NotesFAQContact Us
Collection
Advanced
Search Tips
ERIC Number: ED533618
Record Type: Non-Journal
Publication Date: 2011
Pages: 236
Abstractor: As Provided
Reference Count: 0
ISBN: ISBN-978-1-1248-6084-8
ISSN: N/A
Effects of Phonological Complexity on Error Production and Pseudoword Training in Acquired Phonological Dyslexia
Riley, Ellyn Anne
ProQuest LLC, Ph.D. Dissertation, Northwestern University
Individuals with acquired phonological dyslexia experience difficulty associating written letters with their corresponding sounds, especially in pseudowords. Several studies have attempted to improve reading in this population by training letter-to-sound correspondence, general phonological skills, or a combination of these approaches; however, their success has generally been limited to trained words. Training studies with other clinical populations have shown increased generalization when items were manipulated based on linguistic complexity. Sonority, the relative measure of intensity related to openness of the vocal tract, is one variable of phonological complexity that has been investigated in aphasic error production and training of phoneme production in children with phonological disorders. To date, however, no studies of acquired phonological dyslexia have systematically manipulated phonological complexity in order to investigate error production or to improve reading ability. The present study examined phonological complexity as a predictor of error production (Experiment 1) and a training variable for letter-to-sound reading (Experiment 2) in acquired phonological dyslexia. Ten participants in Experiment 1 read aloud and repeated single-syllable real words and pseudowords controlled for phonological complexity. Results indicated phonological complexity was a significant predictor of syllable onset accuracy, particularly for segment 2 of the onset (e.g., /l/ in cluster /bl/), with significantly greater accuracy for "simple" clusters compared to "complex" clusters. Two consonant clusters were selected for training in Experiment 2: one cluster representing a "complex" onset (e.g., /fl/) and the other representing a "simple" onset (e.g., /kl/) as predicted by sonority. Three participants were trained on the "complex" cluster and two were trained on the "simple" cluster, while tracking oral reading accuracy of both onsets. Training involved a combination of letter-sound correspondence and phonological skill instruction. Consonant cluster oral reading accuracy of training and generalization items was measured with weekly probes. As predicted, participants who received training in the "complex" condition demonstrated improved ability to orally read pseudowords with the trained cluster onset as well as generalization to pseudowords with the untrained, "simple" onset, but not vice versa. The present findings suggest phonological complexity can be used to improve generalization to untrained phonologically related words in acquired phonological dyslexia. [The dissertation citations contained here are published with the permission of ProQuest LLC. Further reproduction is prohibited without permission. Copies of dissertations may be obtained by Telephone (800) 1-800-521-0600. Web page: http://www.proquest.com/en-US/products/dissertations/individuals.shtml.]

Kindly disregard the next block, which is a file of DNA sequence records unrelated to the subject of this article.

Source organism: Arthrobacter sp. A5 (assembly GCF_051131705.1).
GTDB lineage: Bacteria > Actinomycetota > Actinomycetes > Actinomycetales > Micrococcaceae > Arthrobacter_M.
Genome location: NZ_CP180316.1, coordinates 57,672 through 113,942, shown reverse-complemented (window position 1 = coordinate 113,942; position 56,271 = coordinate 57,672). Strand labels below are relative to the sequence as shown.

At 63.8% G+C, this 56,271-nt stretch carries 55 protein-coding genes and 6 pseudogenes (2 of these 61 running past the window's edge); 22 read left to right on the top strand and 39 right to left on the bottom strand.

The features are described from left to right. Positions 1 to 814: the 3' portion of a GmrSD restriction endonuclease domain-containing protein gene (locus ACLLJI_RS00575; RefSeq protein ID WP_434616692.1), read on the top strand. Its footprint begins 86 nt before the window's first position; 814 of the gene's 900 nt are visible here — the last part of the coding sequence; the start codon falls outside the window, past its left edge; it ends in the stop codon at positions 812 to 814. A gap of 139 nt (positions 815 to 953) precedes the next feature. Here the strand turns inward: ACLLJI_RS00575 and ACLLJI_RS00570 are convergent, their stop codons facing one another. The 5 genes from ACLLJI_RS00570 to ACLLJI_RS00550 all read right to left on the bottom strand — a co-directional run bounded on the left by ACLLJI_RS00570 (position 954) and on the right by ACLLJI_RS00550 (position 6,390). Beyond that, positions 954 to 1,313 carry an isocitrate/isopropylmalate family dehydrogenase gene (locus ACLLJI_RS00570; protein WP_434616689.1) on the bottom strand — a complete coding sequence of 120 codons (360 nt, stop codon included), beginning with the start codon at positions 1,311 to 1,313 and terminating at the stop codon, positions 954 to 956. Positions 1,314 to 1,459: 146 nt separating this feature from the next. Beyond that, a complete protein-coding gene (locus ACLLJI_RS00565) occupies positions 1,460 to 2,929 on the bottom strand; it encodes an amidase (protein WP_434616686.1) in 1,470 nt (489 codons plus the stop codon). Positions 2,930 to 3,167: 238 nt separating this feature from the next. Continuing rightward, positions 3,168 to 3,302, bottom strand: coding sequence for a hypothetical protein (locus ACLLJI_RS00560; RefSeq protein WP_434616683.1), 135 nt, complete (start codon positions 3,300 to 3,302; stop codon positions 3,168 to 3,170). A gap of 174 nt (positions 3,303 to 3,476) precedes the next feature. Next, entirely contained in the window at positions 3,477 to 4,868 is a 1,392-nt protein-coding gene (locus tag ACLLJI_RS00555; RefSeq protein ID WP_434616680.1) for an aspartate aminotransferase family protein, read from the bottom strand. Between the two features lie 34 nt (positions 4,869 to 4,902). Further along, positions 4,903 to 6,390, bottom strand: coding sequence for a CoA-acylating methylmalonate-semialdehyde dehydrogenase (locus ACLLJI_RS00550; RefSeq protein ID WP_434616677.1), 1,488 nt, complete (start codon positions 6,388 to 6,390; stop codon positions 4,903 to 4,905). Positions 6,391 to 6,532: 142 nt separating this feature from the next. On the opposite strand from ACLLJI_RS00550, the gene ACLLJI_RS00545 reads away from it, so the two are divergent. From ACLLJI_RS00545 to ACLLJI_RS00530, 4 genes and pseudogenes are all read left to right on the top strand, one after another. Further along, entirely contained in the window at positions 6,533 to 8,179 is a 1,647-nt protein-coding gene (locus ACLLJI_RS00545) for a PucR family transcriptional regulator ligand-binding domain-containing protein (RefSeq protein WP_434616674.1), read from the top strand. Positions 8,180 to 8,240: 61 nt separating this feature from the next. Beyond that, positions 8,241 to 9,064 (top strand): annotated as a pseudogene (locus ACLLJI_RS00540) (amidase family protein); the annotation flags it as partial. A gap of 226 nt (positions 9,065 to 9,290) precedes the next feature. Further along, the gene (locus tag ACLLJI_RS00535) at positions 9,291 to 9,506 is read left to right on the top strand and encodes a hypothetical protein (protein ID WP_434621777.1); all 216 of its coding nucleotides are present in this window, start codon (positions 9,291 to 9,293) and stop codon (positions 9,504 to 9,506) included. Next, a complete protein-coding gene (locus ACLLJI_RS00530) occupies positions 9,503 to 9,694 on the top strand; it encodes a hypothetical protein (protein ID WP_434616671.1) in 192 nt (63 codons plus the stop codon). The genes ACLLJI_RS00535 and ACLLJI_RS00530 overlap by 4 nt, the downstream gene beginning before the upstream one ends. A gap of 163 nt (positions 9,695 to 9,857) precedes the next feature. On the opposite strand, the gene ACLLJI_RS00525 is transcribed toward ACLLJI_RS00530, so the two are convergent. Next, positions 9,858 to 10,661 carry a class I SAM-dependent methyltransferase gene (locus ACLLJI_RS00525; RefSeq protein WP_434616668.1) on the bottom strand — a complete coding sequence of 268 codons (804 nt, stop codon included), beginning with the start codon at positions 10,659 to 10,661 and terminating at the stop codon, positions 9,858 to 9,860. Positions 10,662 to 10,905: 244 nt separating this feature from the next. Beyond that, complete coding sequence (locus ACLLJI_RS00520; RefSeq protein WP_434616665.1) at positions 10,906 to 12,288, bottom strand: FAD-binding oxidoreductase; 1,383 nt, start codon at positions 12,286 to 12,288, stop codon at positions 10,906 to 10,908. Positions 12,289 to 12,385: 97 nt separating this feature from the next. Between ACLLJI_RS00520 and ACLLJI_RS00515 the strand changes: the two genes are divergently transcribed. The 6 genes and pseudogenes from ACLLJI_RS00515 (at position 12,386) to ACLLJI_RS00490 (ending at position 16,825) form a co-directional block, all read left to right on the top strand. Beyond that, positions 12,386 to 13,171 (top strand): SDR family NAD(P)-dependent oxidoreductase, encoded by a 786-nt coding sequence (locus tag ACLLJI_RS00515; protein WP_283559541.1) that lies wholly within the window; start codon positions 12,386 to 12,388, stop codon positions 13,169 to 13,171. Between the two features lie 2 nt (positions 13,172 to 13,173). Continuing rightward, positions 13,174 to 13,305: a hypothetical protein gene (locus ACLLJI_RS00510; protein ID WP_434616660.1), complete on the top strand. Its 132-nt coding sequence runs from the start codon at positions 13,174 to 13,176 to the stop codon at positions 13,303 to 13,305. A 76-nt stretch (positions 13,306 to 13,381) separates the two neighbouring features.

ProQuest LLC. 789 East Eisenhower Parkway, P.O. Box 1346, Ann Arbor, MI 48106. Tel: 800-521-0600; Web site: http://www.proquest.com/en-US/products/dissertations/individuals.shtml
Publication Type: Dissertations/Theses - Doctoral Dissertations
Education Level: N/A
Audience: N/A
Language: English
Sponsor: N/A
Authoring Institution: N/A